What happened was that I was reminded of the evening when I was watching one of the seasons of 24 and Tony Almeda suddenly showed up to save Jack Bauer's sorry heinie. I jumped up and down on the couch and shouted, "Toooooneee! Tony's back!"

And at that point in my Deathly Hallows reading it hit me. The reason I have trouble appreciating the uber-serial Harry Potter, and all serials, is that I keep thinking of them as books. Really, they are far more like television series.

Each book is the equivalent of a television season with actors/characters moving in and out, which causes no problem because the audience expects that sort of thing. That is how you watch television, and that is how you read these books. A character showing up halfway through a book, with no foreshadowing, no build-up, is a big flaw in a traditional novel. But it's not a flaw in these serials because the readers/audience are the book's fans and will recognize characters from earlier seasons/books. And if readers/audience members don't recognize a character, particularly a minor character? We figure it must be somebody from the last season/book and keep moving on.

A character is a whole lot better with magic than we remember? It must have happened in one of the other books. (With TV that kind of thing happens in other seasons while we were in the kitchen getting something to eat.) A lot of scenes drag on and on? Doesn't matter because we've been reading about Harry, Ron and Hermione for six books/seasons now, and we really don't care about the action, we care about them. (Sort of the way the politics behind the Mafia business in The Sopranos was always way over my head, but I didn't care because I was only watching for Tony and Carmella.) A major character we've barely seen this season/book dies and his story is told in a series of flashbacks afterwards? Okay. We're used to flashbacks. (They use them all the time on Lost.)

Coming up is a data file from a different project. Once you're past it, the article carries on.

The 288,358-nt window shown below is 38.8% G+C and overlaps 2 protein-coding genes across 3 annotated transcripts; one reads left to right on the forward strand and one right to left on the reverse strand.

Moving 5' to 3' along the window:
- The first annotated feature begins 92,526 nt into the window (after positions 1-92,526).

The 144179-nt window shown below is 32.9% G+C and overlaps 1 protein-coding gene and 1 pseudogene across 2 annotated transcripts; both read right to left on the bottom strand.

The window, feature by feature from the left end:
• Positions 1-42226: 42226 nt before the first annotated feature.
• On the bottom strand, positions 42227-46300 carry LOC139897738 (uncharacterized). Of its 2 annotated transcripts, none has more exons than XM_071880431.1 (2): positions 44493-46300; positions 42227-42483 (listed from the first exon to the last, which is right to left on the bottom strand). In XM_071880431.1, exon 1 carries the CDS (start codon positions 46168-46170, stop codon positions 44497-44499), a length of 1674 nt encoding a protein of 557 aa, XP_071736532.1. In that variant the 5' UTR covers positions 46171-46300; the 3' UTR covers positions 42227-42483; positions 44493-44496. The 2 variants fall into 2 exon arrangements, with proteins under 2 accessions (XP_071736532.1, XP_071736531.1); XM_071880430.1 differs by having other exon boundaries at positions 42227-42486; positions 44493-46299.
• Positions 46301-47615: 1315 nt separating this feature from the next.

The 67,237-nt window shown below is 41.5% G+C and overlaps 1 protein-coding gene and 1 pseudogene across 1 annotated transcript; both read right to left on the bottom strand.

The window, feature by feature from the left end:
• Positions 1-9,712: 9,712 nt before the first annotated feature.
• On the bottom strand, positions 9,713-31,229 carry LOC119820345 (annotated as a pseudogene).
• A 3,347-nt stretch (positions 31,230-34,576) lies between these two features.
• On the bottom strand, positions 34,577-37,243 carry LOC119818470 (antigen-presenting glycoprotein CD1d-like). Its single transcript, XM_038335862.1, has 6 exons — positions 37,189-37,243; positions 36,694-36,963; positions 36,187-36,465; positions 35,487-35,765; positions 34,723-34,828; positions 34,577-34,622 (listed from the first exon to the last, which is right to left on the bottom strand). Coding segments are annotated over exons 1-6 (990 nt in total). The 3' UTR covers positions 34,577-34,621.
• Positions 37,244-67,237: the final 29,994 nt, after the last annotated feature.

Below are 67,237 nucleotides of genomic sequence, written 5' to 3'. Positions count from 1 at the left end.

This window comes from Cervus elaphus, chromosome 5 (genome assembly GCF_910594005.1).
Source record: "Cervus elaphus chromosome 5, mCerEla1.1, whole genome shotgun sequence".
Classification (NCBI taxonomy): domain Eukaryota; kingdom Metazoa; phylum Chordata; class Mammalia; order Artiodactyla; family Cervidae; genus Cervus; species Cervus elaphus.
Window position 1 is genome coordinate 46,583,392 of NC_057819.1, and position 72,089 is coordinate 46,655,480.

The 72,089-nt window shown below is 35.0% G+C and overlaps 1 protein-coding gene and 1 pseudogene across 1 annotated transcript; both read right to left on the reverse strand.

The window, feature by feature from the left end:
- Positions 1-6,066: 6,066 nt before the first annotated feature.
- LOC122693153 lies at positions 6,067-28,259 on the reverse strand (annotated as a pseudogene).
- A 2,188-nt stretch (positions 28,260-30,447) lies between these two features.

One of the things that kept freaking me out about serial novels was that writers were intentionally writing third or fourth or sixth or seventh books that a big chunk of the reading public couldn't possibly get much from. Why would a writer do such a thing? Why write a book so many readers won't be able to make heads or tales of? We're supposed to be communicating here, and these writers were setting up huge barriers to the communication process. Well, the writers of shows like The Sopranos and Lost don't worry about attracting new viewers with seasons three, four, six, or seven, do they? They worry about writing for and keeping the fans they already have.

Besides, new viewers can always buy the DVDs and catch up that way, much as they can buy the earlier books in serials.

Now, don't get me wrong. I'm not saying, "Oh, woe. Television has influenced literature, and civilization is going to fall." I like TV. I can see what's attractive about these books to a reading population that has been watching TV for three generations. And we're only talking about one type of literature, here, after all. Serials can co-exist with other literary forms, much as wizards can co-exist with Muggles.